- Nation-States Adopting Crypto as a Legal Tender. “We’ve recently witnessed the trend of various regions, such as El Salvador, Prospera, Honduras, Madeira, and the Central African Republic approving Bitcoin as a legal tender. This trend will most likely continue and bring further regulatory certainty to the financial markets.”
The public appetite for digital currency has been accelerating, primarily due to the pandemic. But we are entering territory that is still largely uncharted. Even though there have been strides to normalize crypto as a mainstream form of legal tender, there are still many unanswered questions about the future.
Benefits of Increased Regulatory Measures
While crypto has traditionally been coveted by many for the anonymity associated with its use, there is a perception that more regulation is a good thing for the industry’s longevity.
Zerden explains that “the entire digital asset ecosystem benefits from regulation by creating a fair and level playing field to promote responsible innovation while addressing key policy objectives like countering illicit finance, investor/consumer protection, market integrity, and other priorities.”
In essence, regulation brings a level of safety and security, making crypto more accessible for those who otherwise would avoid the risks related to its adoption.
Along this same vein, Flynt-Barr notes that “the benefits of cryptocurrency regulation are that - if the regulations are workable and appropriate - this will provide market clarity to some participants who have been reluctant to enter the space. It will ensure they understand who their regulators are and what regulatory obligations they have so that they can design corresponding compliance programs. This can help to grow the cryptocurrency ecosystem in a responsible manner.”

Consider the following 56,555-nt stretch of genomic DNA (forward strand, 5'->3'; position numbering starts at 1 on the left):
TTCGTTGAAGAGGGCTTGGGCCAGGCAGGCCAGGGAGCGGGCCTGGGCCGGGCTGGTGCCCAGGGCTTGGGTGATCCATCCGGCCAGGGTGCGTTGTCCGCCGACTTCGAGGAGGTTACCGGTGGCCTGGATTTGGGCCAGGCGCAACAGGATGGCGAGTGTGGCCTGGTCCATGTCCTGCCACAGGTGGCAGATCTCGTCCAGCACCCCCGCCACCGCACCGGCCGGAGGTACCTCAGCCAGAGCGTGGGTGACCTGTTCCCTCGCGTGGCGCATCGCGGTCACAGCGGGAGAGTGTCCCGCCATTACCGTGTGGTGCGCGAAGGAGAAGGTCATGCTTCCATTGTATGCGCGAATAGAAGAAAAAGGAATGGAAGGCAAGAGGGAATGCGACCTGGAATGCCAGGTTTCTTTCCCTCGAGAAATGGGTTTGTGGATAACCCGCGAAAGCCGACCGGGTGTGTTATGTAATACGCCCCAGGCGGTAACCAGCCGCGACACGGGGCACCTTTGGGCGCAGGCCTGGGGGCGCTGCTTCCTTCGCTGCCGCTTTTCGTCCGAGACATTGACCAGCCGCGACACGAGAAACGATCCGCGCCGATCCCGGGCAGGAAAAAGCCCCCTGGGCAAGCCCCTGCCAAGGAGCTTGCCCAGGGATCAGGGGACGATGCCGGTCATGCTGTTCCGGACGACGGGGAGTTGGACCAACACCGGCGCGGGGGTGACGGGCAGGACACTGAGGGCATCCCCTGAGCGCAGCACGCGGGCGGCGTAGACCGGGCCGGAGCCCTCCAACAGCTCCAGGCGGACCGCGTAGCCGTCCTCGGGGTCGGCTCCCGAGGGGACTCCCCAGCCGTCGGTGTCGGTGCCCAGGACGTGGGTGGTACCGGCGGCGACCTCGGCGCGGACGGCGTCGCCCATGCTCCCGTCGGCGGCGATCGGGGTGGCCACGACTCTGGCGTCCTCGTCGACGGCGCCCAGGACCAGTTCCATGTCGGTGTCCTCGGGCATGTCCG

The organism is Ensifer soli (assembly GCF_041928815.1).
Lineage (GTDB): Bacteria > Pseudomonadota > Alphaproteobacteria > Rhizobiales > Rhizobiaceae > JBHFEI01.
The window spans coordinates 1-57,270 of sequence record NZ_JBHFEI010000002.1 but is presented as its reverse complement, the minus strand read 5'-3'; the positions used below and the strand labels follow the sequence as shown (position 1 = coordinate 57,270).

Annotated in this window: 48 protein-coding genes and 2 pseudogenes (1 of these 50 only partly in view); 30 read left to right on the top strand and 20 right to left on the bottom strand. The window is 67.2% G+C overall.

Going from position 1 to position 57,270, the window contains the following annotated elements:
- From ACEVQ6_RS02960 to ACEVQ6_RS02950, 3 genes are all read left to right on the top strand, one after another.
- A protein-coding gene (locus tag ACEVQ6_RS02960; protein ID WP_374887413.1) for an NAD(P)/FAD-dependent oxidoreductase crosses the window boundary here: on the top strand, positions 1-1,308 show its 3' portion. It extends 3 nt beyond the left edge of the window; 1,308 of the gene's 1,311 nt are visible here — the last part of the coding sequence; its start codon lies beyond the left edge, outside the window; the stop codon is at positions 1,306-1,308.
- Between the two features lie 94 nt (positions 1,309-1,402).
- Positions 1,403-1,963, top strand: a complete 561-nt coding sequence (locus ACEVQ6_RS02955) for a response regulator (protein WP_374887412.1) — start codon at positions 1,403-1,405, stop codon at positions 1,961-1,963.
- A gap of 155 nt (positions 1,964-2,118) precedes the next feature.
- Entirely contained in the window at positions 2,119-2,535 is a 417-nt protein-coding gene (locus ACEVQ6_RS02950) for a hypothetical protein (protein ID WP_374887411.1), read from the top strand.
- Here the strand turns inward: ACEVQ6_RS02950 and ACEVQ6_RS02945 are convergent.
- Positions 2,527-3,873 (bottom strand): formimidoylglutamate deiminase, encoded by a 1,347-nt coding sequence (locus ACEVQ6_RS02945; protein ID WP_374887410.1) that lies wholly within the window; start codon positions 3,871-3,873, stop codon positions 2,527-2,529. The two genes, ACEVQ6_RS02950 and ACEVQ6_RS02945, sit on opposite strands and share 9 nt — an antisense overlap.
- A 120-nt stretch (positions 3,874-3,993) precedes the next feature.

How to Build a Future-Proofed Crypto Compliance Program
As we enter the next phase of crypto industry maturity, it has become clear that building crypto compliance programs that offer substantial forms of protection without a pre-defined roadmap for success is one of the most significant challenges these organizations face. In many cases, this means leveraging third-party solutions that fit into your risk and compliance infastructure.
“Most crypto companies operate on unique business models with very little precedent in terms of regulatory compliance. As such, a crypto AML program can’t be designed as an ‘off the shelf’ document, and it is going to require a significant amount of ‘outside the box’ thinking in order to be best suited to a given firm’s needs,” Brandi Reynolds, Managing Director of the Bates Group explains.
So how can an emerging industry build a future-proofed system for compliance?
Reynolds advises that crypto firms should take a proactive approach in managing their relationships with their regulators, including reaching out to regulators before starting a business to understand the necessary compliance requirements beforehand.
And Chainalysis’ Clark Flynt-Barr goes into detail about how crypto companies can take a risk-based approach to get where they need to be:
“They must assess and understand where they are coming up against risks, understand those risks, and how they can mitigate them. What this process looks like may evolve as the different technologies and players in this ecosystem change.